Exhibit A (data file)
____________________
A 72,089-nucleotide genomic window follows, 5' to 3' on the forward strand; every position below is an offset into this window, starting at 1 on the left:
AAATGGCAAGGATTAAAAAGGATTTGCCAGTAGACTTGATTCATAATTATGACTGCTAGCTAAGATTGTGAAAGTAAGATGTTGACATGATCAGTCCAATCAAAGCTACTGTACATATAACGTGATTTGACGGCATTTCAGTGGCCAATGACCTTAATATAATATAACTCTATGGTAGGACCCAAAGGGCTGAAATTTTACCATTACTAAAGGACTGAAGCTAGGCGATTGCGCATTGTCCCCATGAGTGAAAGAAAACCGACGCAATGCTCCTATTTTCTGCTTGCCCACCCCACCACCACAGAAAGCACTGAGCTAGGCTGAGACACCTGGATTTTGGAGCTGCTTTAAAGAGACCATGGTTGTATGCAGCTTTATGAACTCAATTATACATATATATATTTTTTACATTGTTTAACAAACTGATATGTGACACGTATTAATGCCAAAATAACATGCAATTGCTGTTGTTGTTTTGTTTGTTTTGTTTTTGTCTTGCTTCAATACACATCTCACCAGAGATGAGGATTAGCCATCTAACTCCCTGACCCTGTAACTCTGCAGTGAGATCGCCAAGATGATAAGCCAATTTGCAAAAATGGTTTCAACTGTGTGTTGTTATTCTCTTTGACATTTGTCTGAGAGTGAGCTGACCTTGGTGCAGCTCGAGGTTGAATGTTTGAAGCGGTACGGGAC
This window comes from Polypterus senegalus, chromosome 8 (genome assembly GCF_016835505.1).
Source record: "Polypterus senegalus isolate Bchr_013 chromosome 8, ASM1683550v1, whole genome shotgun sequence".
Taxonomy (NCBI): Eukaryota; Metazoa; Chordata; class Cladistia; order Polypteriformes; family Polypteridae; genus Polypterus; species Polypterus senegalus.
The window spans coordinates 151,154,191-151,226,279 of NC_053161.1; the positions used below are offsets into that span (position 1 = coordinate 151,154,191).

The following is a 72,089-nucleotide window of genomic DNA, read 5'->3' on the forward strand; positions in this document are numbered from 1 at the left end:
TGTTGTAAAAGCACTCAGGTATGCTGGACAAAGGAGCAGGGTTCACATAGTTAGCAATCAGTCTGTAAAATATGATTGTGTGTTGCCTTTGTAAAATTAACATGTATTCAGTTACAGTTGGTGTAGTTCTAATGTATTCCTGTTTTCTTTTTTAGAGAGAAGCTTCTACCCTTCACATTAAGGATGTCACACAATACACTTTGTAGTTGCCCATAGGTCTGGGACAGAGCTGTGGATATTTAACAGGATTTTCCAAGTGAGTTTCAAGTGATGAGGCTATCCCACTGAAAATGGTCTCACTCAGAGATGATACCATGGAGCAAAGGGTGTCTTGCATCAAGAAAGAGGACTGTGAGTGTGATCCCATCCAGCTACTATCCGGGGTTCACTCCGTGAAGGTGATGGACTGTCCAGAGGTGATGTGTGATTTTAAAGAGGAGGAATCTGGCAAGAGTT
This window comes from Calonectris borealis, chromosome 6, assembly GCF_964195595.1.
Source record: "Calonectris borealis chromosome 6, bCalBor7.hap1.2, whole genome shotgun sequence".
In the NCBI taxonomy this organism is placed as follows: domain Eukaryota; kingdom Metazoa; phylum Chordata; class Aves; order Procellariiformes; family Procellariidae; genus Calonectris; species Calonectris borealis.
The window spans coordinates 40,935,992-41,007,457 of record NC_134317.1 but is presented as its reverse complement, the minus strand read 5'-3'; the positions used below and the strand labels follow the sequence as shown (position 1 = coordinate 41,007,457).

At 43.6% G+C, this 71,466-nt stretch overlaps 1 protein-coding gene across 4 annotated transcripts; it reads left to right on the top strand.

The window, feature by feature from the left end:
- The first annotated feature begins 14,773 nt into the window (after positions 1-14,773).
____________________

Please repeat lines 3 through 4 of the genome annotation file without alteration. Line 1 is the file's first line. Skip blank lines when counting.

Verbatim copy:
This window comes from Polypterus senegalus, chromosome 8 (genome assembly GCF_016835505.1).
Source record: "Polypterus senegalus isolate Bchr_013 chromosome 8, ASM1683550v1, whole genome shotgun sequence".